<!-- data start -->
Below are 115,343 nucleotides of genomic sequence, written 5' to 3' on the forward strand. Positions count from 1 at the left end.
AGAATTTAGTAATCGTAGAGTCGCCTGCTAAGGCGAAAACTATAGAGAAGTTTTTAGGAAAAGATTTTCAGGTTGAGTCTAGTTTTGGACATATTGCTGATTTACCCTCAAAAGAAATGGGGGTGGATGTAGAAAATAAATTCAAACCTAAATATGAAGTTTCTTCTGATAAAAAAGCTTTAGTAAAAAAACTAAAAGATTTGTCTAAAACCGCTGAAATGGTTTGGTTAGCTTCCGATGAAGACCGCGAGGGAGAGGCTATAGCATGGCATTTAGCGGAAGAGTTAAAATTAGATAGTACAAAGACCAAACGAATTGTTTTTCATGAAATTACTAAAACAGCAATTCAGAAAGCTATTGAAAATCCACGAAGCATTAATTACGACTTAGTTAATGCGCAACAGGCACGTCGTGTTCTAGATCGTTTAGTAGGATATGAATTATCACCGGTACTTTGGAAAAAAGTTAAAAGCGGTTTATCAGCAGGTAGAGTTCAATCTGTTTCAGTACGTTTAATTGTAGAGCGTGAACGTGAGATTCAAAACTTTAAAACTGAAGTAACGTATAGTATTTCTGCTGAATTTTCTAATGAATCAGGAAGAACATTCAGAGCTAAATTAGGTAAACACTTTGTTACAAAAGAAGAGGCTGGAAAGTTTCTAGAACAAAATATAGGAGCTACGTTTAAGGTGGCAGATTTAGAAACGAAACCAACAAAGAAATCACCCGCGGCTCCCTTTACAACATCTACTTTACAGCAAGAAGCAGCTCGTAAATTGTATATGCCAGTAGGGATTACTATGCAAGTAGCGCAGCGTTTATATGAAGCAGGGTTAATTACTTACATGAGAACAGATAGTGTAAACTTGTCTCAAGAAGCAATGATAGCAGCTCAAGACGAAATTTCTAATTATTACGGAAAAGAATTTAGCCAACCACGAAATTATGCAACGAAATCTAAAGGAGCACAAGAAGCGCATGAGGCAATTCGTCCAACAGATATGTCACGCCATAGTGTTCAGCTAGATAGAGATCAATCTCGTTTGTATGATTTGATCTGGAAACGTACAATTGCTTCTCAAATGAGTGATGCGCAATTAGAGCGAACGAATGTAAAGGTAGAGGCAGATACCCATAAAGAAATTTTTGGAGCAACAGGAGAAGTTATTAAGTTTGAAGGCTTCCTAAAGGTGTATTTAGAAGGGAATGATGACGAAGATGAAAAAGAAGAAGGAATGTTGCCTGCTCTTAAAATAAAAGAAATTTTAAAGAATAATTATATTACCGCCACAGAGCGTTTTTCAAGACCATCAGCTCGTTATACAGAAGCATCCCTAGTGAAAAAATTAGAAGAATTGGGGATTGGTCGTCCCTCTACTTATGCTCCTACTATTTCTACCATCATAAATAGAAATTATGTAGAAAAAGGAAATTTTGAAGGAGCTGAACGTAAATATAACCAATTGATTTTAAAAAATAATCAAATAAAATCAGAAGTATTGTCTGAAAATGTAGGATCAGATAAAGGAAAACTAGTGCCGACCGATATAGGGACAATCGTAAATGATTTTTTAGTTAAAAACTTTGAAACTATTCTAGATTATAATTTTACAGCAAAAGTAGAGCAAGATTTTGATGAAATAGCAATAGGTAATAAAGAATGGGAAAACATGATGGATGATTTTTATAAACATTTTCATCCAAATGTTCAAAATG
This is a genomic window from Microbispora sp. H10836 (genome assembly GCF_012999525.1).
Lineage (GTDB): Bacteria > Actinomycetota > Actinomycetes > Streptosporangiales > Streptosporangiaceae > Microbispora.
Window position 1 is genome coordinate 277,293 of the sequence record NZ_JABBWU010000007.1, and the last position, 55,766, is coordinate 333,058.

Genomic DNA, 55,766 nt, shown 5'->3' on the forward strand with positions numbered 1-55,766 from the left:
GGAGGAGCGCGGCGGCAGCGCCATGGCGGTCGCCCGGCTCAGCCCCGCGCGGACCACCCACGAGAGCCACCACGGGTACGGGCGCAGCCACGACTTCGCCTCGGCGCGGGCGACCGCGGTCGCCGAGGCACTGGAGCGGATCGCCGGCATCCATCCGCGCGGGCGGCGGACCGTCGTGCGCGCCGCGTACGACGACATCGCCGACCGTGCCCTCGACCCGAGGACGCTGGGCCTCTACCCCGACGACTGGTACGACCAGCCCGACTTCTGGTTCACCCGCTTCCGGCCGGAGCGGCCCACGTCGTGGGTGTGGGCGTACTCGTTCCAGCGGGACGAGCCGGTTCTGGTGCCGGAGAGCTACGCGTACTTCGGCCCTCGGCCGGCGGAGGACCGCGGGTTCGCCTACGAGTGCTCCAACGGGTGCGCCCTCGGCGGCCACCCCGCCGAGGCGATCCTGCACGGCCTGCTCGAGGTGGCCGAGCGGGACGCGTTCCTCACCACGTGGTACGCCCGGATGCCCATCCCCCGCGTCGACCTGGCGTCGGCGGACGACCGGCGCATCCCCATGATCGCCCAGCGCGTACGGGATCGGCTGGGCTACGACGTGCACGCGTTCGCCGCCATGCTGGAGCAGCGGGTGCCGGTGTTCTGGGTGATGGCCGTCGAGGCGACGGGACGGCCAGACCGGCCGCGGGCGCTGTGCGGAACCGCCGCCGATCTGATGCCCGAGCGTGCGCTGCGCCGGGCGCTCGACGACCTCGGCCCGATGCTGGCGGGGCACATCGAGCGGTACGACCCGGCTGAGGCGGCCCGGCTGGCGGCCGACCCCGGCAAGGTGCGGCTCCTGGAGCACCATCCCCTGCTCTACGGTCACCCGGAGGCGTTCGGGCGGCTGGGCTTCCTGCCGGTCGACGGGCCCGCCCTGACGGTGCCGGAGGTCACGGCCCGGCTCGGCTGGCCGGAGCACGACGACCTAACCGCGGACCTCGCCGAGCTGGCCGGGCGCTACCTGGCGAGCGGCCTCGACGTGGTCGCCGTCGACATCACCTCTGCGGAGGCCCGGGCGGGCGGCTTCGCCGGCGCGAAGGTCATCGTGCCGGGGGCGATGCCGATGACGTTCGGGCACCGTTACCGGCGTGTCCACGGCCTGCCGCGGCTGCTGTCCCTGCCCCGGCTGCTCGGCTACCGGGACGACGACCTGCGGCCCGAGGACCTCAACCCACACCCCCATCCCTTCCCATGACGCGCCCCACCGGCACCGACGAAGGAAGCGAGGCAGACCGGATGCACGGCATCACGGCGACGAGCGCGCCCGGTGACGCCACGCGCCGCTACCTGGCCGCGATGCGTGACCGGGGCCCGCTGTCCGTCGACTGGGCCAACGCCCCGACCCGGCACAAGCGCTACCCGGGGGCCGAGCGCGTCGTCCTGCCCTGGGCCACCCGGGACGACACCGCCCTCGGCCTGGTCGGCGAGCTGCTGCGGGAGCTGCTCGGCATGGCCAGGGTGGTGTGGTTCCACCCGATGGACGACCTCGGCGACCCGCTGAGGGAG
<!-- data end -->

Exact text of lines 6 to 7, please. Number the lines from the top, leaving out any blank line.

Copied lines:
Genomic DNA, 55,766 nt, shown 5'->3' on the forward strand with positions numbered 1-55,766 from the left:
GGAGGAGCGCGGCGGCAGCGCCATGGCGGTCGCCCGGCTCAGCCCCGCGCGGACCACCCACGAGAGCCACCACGGGTACGGGCGCAGCCACGACTTCGCCTCGGCGCGGGCGACCGCGGTCGCCGAGGCACTGGAGCGGATCGCCGGCATCCATCCGCGCGGGCGGCGGACCGTCGTGCGCGCCGCGTACGACGACATCGCCGACCGTGCCCTCGACCCGAGGACGCTGGGCCTCTACCCCGACGACTGGTACGACCAGCCCGACTTCTGGTTCACCCGCTTCCGGCCGGAGCGGCCCACGTCGTGGGTGTGGGCGTACTCGTTCCAGCGGGACGAGCCGGTTCTGGTGCCGGAGAGCTACGCGTACTTCGGCCCTCGGCCGGCGGAGGACCGCGGGTTCGCCTACGAGTGCTCCAACGGGTGCGCCCTCGGCGGCCACCCCGCCGAGGCGATCCTGCACGGCCTGCTCGAGGTGGCCGAGCGGGACGCGTTCCTCACCACGTGGTACGCCCGGATGCCCATCCCCCGCGTCGACCTGGCGTCGGCGGACGACCGGCGCATCCCCATGATCGCCCAGCGCGTACGGGATCGGCTGGGCTACGACGTGCACGCGTTCGCCGCCATGCTGGAGCAGCGGGTGCCGGTGTTCTGGGTGATGGCCGTCGAGGCGACGGGACGGCCAGACCGGCCGCGGGCGCTGTGCGGAACCGCCGCCGATCTGATGCCCGAGCGTGCGCTGCGCCGGGCGCTCGACGACCTCGGCCCGATGCTGGCGGGGCACATCGAGCGGTACGACCCGGCTGAGGCGGCCCGGCTGGCGGCCGACCCCGGCAAGGTGCGGCTCCTGGAGCACCATCCCCTGCTCTACGGTCACCCGGAGGCGTTCGGGCGGCTGGGCTTCCTGCCGGTCGACGGGCCCGCCCTGACGGTGCCGGAGGTCACGGCCCGGCTCGGCTGGCCGGAGCACGACGACCTAACCGCGGACCTCGCCGAGCTGGCCGGGCGCTACCTGGCGAGCGGCCTCGACGTGGTCGCCGTCGACATCACCTCTGCGGAGGCCCGGGCGGGCGGCTTCGCCGGCGCGAAGGTCATCGTGCCGGGGGCGATGCCGATGACGTTCGGGCACCGTTACCGGCGTGTCCACGGCCTGCCGCGGCTGCTGTCCCTGCCCCGGCTGCTCGGCTACCGGGACGACGACCTGCGGCCCGAGGACCTCAACCCACACCCCCATCCCTTCCCATGACGCGCCCCACCGGCACCGACGAAGGAAGCGAGGCAGACCGGATGCACGGCATCACGGCGACGAGCGCGCCCGGTGACGCCACGCGCCGCTACCTGGCCGCGATGCGTGACCGGGGCCCGCTGTCCGTCGACTGGGCCAACGCCCCGACCCGGCACAAGCGCTACCCGGGGGCCGAGCGCGTCGTCCTGCCCTGGGCCACCCGGGACGACACCGCCCTCGGCCTGGTCGGCGAGCTGCTGCGGGAGCTGCTCGGCATGGCCAGGGTGGTGTGGTTCCACCCGATGGACGACCTCGGCGACCCGCTGAGGGAG